By Angela Rocheleau
In the 20 years I have been in the home health care business, most recently as the CEO of an agency, I have seen the unfortunate results of the lack of planning countless times. Families plan for vacations and life events, but somehow they postpone the most important plan, care for an elderly loved one.
My agency’s first contact with a family member is often a phone call, placed by a frantic relative of an elderly loved one in a critical situation. Here are some helpful answers to questions I often receive from family members.
Q: Our Dad lives alone in a remote area and needs oxygen to survive. My brother and I are so nervous about his insistence on being independent and we are concerned if something happened to him his affairs might not be in order and we won’t know how to take care of him or be able to afford it. What should we do?
A: Don’t wait until the situation has hit a crisis level to begin thinking about the multiple issues that you and your brother could be confronted with. There are a number of things you can do now to ease the transition into the next phase of your dad’s life — a time when he can no longer live completely independently.
Ask the uncomfortable questions: Does he have a will? Has he granted power of attorney to one of you? Does he have long term care insurance to pay for home health services or a nursing home? Has he created a living will or designated a health care proxy to make medical decisions if he is no longer able to make decisions himself?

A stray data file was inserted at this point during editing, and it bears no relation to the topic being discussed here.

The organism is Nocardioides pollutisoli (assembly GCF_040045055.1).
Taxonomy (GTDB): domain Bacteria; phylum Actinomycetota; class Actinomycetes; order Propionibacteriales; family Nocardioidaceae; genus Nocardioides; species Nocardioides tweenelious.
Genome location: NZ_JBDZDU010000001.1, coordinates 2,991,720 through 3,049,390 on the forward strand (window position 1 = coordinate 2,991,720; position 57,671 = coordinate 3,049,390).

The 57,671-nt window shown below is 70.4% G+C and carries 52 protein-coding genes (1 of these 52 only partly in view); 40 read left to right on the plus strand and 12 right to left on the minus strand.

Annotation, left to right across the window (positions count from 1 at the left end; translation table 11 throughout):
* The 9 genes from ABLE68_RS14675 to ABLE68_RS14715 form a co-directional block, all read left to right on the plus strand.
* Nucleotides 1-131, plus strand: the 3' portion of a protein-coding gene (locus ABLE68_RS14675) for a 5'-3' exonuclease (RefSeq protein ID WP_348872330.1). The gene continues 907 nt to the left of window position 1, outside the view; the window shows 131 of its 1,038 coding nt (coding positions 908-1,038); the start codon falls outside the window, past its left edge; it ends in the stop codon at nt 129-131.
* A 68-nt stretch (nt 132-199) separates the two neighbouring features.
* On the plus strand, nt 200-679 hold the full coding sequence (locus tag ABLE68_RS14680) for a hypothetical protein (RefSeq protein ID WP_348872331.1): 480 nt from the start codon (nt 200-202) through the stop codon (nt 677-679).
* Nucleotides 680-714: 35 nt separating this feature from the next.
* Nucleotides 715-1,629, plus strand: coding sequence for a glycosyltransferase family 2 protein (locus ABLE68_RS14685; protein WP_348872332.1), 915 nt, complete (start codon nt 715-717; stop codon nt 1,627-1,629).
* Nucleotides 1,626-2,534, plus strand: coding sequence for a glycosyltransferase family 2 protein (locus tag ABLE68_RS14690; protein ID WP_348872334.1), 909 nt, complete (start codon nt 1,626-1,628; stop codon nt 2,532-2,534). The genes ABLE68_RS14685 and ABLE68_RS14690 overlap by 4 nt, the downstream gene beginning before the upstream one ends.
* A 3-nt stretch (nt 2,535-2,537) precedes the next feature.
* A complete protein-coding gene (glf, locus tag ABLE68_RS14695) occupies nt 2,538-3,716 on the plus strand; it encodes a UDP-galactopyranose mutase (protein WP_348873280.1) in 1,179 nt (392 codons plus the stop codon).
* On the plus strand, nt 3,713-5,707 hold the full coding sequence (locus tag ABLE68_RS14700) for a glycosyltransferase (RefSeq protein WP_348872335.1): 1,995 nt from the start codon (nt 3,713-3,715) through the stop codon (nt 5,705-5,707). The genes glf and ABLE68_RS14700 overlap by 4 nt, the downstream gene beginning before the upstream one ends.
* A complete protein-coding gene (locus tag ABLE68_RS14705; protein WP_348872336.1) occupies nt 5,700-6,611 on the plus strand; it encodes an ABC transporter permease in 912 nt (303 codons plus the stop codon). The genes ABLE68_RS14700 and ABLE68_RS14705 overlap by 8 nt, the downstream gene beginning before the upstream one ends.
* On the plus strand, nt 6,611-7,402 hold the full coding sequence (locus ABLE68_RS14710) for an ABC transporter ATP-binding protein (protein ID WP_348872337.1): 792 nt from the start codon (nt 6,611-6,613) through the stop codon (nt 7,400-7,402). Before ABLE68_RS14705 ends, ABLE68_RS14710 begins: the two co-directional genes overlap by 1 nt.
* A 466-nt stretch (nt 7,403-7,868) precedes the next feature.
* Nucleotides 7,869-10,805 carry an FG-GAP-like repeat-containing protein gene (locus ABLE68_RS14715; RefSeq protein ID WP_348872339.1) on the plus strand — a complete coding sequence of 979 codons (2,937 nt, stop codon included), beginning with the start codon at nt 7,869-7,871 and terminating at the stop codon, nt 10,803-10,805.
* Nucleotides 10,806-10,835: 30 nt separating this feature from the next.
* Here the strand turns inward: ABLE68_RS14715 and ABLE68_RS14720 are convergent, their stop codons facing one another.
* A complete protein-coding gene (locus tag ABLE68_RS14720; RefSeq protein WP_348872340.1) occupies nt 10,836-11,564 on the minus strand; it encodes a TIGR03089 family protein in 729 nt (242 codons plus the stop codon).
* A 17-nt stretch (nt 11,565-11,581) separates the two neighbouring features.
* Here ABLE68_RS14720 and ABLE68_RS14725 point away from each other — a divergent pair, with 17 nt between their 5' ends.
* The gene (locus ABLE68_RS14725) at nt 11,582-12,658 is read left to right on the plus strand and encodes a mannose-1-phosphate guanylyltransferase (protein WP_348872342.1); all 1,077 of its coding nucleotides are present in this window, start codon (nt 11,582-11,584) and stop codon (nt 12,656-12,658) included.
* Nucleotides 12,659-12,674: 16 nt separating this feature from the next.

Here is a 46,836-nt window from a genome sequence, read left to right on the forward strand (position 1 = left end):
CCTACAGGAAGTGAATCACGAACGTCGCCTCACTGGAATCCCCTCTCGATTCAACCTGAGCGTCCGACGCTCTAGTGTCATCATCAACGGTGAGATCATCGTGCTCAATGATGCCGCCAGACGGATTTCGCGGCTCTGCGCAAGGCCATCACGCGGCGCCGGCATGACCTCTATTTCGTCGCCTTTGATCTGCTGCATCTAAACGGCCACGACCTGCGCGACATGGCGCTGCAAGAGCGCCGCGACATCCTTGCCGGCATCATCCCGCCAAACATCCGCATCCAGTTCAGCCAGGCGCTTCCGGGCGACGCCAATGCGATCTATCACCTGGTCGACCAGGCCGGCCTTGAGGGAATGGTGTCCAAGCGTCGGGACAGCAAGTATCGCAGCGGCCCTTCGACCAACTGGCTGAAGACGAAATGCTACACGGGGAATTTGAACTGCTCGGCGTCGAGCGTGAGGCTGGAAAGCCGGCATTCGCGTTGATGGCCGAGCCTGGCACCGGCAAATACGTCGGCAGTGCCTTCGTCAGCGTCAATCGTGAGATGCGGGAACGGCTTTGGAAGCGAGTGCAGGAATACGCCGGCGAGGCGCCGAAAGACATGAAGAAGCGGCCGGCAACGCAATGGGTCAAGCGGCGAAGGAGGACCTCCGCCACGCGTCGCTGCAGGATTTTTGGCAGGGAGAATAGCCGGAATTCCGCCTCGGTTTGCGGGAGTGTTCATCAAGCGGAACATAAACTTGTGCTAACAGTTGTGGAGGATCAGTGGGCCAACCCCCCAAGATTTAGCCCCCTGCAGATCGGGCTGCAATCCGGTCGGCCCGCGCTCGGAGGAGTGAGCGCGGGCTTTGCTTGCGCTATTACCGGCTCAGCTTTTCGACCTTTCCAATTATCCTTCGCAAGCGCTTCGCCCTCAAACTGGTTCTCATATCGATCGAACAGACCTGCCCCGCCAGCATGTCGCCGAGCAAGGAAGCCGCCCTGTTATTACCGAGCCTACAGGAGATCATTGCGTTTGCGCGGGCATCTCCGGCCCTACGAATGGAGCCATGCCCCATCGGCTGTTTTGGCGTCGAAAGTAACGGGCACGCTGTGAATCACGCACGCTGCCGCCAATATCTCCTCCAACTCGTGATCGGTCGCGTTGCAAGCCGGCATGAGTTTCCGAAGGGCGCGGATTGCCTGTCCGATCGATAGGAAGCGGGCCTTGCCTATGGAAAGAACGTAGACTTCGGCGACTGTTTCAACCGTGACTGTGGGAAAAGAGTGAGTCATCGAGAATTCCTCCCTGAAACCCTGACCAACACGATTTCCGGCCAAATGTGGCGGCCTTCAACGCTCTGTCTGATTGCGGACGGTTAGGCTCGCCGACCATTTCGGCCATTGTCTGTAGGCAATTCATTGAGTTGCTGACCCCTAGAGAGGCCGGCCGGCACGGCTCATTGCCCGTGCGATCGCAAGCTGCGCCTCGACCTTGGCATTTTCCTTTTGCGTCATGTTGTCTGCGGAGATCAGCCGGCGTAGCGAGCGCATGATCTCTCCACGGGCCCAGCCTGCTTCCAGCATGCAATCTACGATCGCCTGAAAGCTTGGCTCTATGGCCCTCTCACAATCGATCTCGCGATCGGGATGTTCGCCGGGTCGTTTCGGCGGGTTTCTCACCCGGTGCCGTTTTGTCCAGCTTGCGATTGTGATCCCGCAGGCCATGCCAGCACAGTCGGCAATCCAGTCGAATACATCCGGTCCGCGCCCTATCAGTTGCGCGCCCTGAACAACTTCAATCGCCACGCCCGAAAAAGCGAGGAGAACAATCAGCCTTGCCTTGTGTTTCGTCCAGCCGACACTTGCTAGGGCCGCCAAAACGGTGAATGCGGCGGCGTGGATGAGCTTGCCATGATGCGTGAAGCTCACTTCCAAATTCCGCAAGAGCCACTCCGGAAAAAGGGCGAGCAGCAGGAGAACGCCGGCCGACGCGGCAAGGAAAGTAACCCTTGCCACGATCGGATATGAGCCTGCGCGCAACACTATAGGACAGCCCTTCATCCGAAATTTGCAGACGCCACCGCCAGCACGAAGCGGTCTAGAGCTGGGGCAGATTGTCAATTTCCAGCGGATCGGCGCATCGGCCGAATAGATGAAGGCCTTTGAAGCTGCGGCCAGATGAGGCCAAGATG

You may want to consider seeking the advice of an elder law attorney to help with these matters. If you have covered the bases, make sure you know where he keeps his important documents and familiarize yourself with their contents.
Q: My elderly aunt fell down in her home recently and fortunately she was not seriously injured. But, it occurred to us we would not know what to do if, in fact, we needed to move her out of her apartment to a place that offers around the clock care. It all seems overwhelming to us and we don’t know where to begin. Where do we start?
Research facilities and agencies on the web and ask for recommendations from trusted healthcare professionals and others.
Prepare a thorough list of questions for the agency or facility. Among the questions to ask a home health agency: how do they screen, train and supervise staff? How do they assess clients’ needs and create a care plan? Are they liable for on-the job injuries? Do they bond staff and pay social security and unemployment taxes?
One of the best ways to assess a facility is to make unannounced visits at various times of the day.
Angela Rocheleau has 25 years of experience in the home health care industry focusing on leadership roles for the past two decades. She serves on the Better Business Bureau board of Central New England and the Executive Board of the Mass Council for Home Care Aides.